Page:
[License-discuss] Discussion: AGPL and Open Source Definition conflict

Smith, McCoy mccoy.smith at intel.com
Wed Aug 14 15:50:57 UTC 2019

There are posted archives of the license-review mailing list going back to December 2007, which is when Russ Nelson set up the new system:  https://lists.opensource.org/pipermail/license-review_lists.opensource.org/
Looks like AGPLv3 was submitted in January of 2008, and there was a bit of discussion about it into February:  https://lists.opensource.org/pipermail/license-review_lists.opensource.org/2008-January/000058.html

Interestingly, I didn’t see AGPLv3 in any of the License Committee reports of that era.  And I couldn’t see, through the Wayback Machine, that AGPLv1 ever got on the OSI list (although I haven’t done a comprehensive search of those archives).

FWIW, it does not appear that there was much of a discussion of the network access clause in 2008, although there was precedent for that in the External Deployment language of OSL circa 2005.  Perhaps there is discussion there, if one were to search the Wayback Machine archives of the mailing lists.

From: License-discuss [mailto:license-discuss-bounces at lists.opensource.org] On Behalf Of Russell McOrmond
Sent: Wednesday, August 14, 2019 6:58 AM
To: license-discuss at lists.opensource.org
Subject: Re: [License-discuss] Discussion: AGPL and Open Source Definition conflict

I would also like to see some documentation of the thinking that went into OSI's approval of the AGPL, to better understand the precedent that they were setting (or even if the precedent setting nature of this approval was understood).  While it is obvious that there is a serious conflict in the case of common internet protocols, the same problem exists with any network interfaces using any protocol.

What exactly does the AGPL intend when the software itself is a library that does not itself have any network interface?  In my case one example is https://github.com/artefactual-labs/mets-reader-writer which is a library that should have been licensed under the LGPL or even GPL, but where the AGPL was unfortunately chosen making the library too risky to use.

On Wed, Aug 14, 2019 at 9:36 AM Howard Chu <hyc at openldap.org<mailto:hyc at openldap.org>> wrote:
Clause #10 of the definition https://opensource.org/docs/osd

10. License Must Be Technology-Neutral

No provision of the license may be predicated on any individual technology or style of interface.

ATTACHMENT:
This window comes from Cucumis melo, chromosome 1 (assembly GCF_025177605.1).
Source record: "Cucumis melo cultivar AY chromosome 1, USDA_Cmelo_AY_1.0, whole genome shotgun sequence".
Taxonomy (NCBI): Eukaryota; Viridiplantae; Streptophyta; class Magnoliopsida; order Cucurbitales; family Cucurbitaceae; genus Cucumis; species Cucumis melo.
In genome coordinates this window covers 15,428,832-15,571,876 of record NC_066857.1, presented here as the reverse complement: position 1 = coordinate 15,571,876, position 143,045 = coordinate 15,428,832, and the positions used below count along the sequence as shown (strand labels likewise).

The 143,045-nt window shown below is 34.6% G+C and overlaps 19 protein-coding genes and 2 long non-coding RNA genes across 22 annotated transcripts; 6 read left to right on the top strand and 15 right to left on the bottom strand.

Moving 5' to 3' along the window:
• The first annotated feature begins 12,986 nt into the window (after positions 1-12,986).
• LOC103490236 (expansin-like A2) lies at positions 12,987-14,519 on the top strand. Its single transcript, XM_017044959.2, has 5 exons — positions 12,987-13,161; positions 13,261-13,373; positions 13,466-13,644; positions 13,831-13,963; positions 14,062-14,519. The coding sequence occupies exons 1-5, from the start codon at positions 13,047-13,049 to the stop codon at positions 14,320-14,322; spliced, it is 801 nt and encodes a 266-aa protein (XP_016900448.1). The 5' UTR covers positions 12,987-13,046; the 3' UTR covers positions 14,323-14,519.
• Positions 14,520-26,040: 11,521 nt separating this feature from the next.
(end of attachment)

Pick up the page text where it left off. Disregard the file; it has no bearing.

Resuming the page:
I note that the Affero GPL https://www.gnu.org/licenses/agpl-3.0.en.html clause #13

13. Remote Network Interaction; Use with the GNU General Public License.

Notwithstanding any other provision of this License, if you modify the Program, your modified version must prominently offer all users interacting with it
remotely through a computer network (if your version supports such interaction) an opportunity to receive the Corresponding Source of your version by providing
access to the Corresponding Source from a network server at no charge, through some standard or customary means of facilitating copying of software.

violates the OSD clause #10. This issue arose specifically in the case of OpenLDAP when
Oracle relicensed BerkeleyDB 6.x using AGPL. There is no available mechanism in the LDAP
Protocol to allow us to comply with clause #13 of the AGPL. I believe the same is true of
many common internet protocols such as SMTP, FTP, POP, IMAP, etc., which thus now precludes
servers for these protocols from using BerkeleyDB. It appears to me that AGPL is plainly
incompatible with the OSD and should not be an OSI approved license.

This is no longer a pressing issue for us since we have subsequently abandoned BerkeleyDB
in favor of LMDB. But I thought I should point it out since it may affect other projects.

  -- Howard Chu
  CTO, Symas Corp.           http://www.symas.com
  Director, Highland Sun     http://highlandsun.com/hyc/
  Chief Architect, OpenLDAP  http://www.openldap.org/project/

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